Lime Hollow Offers Outdoor Winter Adventure

Lime Hollow Offers Outdoor Winter Adventure

*This article originally appeared in a November 2014 issue of The Dragon Chronicle 

November is upon us—and with it pass the last few weeks of semi-warmth before everything becomes coated with a layer of snow for the winter.

For some, freezing temperatures can discourage outdoor activity. However, for those who are up to the challenge, a variety of winter adventure options are available near and around the Cortland campus.

The Cortland area boasts a wealth of hiking options available in any season. Most prominent among them is the Lime Hollow Nature Center, located near West Campus, which has proven immensely popular among students for many years.

Lime Hollow encompasses nearly 430 acres of rolling hills, forests, fields, and streams, and contains numerous ponds along with a peat bog and a huge diversity of plant and animal species. It offers over 12 miles of free, open-to-the-public trails, along with public nature programs and an environmental education center.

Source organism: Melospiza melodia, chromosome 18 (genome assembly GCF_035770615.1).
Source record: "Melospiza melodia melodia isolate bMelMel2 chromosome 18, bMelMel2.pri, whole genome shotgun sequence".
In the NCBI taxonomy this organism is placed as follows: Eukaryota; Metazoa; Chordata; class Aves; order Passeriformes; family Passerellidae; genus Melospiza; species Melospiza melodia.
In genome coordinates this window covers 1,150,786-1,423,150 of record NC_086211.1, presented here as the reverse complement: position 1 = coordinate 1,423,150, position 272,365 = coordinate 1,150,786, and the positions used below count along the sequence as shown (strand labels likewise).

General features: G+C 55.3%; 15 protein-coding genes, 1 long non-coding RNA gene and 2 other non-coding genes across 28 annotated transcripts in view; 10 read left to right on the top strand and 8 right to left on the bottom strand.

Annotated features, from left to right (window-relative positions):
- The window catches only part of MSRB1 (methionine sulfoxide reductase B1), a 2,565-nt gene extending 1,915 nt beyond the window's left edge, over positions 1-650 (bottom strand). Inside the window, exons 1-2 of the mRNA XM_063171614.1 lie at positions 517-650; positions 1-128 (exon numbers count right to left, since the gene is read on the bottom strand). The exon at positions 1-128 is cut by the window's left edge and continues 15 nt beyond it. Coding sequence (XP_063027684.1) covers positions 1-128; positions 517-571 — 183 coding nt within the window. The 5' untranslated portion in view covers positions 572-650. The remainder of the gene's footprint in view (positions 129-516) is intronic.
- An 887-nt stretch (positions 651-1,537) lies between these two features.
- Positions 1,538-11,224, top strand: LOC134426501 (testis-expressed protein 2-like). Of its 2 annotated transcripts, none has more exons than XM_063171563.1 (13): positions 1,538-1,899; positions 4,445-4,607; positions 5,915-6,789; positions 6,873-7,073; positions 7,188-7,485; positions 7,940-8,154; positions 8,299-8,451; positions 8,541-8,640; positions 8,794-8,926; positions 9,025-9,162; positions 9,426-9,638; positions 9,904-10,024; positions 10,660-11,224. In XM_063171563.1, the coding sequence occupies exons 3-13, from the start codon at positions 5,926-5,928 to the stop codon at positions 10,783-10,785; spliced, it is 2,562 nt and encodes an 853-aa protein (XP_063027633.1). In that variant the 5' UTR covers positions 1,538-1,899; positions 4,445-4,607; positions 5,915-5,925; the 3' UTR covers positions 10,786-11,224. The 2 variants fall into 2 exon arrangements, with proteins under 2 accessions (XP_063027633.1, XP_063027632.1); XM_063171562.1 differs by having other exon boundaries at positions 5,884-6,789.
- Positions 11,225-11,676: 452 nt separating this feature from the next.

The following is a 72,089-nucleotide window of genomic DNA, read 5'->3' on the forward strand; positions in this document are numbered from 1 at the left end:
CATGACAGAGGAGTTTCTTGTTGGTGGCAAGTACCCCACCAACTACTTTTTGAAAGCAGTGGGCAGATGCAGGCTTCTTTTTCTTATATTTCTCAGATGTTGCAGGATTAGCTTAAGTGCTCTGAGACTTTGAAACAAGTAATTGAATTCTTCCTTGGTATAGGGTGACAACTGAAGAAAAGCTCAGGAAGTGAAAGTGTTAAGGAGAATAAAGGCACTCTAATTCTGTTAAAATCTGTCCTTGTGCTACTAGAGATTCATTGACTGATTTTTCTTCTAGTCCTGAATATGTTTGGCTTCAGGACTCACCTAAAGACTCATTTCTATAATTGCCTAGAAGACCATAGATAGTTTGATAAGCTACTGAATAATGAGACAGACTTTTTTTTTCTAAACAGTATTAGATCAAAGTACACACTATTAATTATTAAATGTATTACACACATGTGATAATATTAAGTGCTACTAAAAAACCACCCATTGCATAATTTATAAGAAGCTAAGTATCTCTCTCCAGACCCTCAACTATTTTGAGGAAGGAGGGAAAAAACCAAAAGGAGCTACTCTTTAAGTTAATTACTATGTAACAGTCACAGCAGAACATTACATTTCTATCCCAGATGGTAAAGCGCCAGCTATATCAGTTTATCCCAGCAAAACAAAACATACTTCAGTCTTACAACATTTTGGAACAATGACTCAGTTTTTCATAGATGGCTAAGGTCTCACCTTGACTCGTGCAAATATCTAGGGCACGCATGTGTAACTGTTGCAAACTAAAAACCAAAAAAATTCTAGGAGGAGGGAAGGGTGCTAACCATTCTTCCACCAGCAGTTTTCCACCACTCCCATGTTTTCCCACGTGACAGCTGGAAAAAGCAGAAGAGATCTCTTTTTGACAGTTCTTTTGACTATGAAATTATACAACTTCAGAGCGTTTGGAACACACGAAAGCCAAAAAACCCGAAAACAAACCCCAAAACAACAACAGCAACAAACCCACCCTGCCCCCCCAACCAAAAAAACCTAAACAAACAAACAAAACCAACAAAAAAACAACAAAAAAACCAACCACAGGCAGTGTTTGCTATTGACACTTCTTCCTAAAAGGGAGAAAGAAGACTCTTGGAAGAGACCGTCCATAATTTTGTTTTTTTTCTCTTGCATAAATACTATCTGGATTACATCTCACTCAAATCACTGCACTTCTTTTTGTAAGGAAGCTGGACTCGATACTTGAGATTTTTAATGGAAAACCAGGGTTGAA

Bird-watching walks are offered in the spring and summer months, as well as a “Maplin’ Sugar” day, a fishing festival, and a “Music in the Woods” celebration.

Cortland students enjoy Lime Hollow’s features in all four seasons—running, snowshoeing, hiking, and cross-country skiing are all popular.   When weather permits, snowshoes and skis are available to rent for use on Lime Hollow’s 2.5 mile ski trail.

Lime Hollow is also a perfect spot for more informal activities, such as a casual stroll, sledding or a spontaneous snowball fight. The nature preserve also contains a “Trail for All,” which is handicap-accessible.

The preserve is hosting a “Trail Work Day” on October 26th where community members gather to perform trail maintenance and upkeep, a service project aiming to build not only a better trail system but also a sense of community and well being within a natural environment.

A guided nature tour is also being offered on November 15th beginning at 10a.m., in addition to a wreath-making class on December 6th. More information on these events can be found on Lime Hollow’s website.